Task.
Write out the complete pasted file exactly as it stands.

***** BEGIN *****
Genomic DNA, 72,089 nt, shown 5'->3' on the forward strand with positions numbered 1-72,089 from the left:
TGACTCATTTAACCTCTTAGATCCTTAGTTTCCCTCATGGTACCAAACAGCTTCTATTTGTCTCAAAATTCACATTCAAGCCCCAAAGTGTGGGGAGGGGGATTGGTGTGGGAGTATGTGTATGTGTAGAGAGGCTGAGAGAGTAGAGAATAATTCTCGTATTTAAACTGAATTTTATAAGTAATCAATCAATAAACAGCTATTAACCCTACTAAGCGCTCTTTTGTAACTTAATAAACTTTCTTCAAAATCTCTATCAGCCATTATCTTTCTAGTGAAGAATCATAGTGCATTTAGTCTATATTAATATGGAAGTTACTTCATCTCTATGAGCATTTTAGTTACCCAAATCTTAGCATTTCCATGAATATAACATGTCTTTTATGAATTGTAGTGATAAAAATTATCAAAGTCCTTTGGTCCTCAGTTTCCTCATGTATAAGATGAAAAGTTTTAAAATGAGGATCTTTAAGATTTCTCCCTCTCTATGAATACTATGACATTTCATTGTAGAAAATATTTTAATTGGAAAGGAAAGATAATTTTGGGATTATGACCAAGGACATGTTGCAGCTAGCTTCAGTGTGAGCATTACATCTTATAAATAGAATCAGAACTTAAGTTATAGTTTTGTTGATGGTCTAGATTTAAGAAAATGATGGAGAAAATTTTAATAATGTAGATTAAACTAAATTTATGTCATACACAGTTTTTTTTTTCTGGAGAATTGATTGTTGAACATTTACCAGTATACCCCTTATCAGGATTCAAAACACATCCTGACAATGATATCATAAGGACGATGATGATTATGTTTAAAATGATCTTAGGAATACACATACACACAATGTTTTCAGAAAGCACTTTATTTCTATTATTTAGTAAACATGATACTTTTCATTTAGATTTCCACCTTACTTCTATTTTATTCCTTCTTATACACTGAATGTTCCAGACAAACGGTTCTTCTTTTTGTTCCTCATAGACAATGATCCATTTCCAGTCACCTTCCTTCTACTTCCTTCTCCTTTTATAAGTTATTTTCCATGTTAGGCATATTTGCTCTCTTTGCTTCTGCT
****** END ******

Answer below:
Genomic DNA, 72,089 nt, shown 5'->3' on the forward strand with positions numbered 1-72,089 from the left:
TGACTCATTTAACCTCTTAGATCCTTAGTTTCCCTCATGGTACCAAACAGCTTCTATTTGTCTCAAAATTCACATTCAAGCCCCAAAGTGTGGGGAGGGGGATTGGTGTGGGAGTATGTGTATGTGTAGAGAGGCTGAGAGAGTAGAGAATAATTCTCGTATTTAAACTGAATTTTATAAGTAATCAATCAATAAACAGCTATTAACCCTACTAAGCGCTCTTTTGTAACTTAATAAACTTTCTTCAAAATCTCTATCAGCCATTATCTTTCTAGTGAAGAATCATAGTGCATTTAGTCTATATTAATATGGAAGTTACTTCATCTCTATGAGCATTTTAGTTACCCAAATCTTAGCATTTCCATGAATATAACATGTCTTTTATGAATTGTAGTGATAAAAATTATCAAAGTCCTTTGGTCCTCAGTTTCCTCATGTATAAGATGAAAAGTTTTAAAATGAGGATCTTTAAGATTTCTCCCTCTCTATGAATACTATGACATTTCATTGTAGAAAATATTTTAATTGGAAAGGAAAGATAATTTTGGGATTATGACCAAGGACATGTTGCAGCTAGCTTCAGTGTGAGCATTACATCTTATAAATAGAATCAGAACTTAAGTTATAGTTTTGTTGATGGTCTAGATTTAAGAAAATGATGGAGAAAATTTTAATAATGTAGATTAAACTAAATTTATGTCATACACAGTTTTTTTTTTCTGGAGAATTGATTGTTGAACATTTACCAGTATACCCCTTATCAGGATTCAAAACACATCCTGACAATGATATCATAAGGACGATGATGATTATGTTTAAAATGATCTTAGGAATACACATACACACAATGTTTTCAGAAAGCACTTTATTTCTATTATTTAGTAAACATGATACTTTTCATTTAGATTTCCACCTTACTTCTATTTTATTCCTTCTTATACACTGAATGTTCCAGACAAACGGTTCTTCTTTTTGTTCCTCATAGACAATGATCCATTTCCAGTCACCTTCCTTCTACTTCCTTCTCCTTTTATAAGTTATTTTCCATGTTAGGCATATTTGCTCTCTTTGCTTCTGCT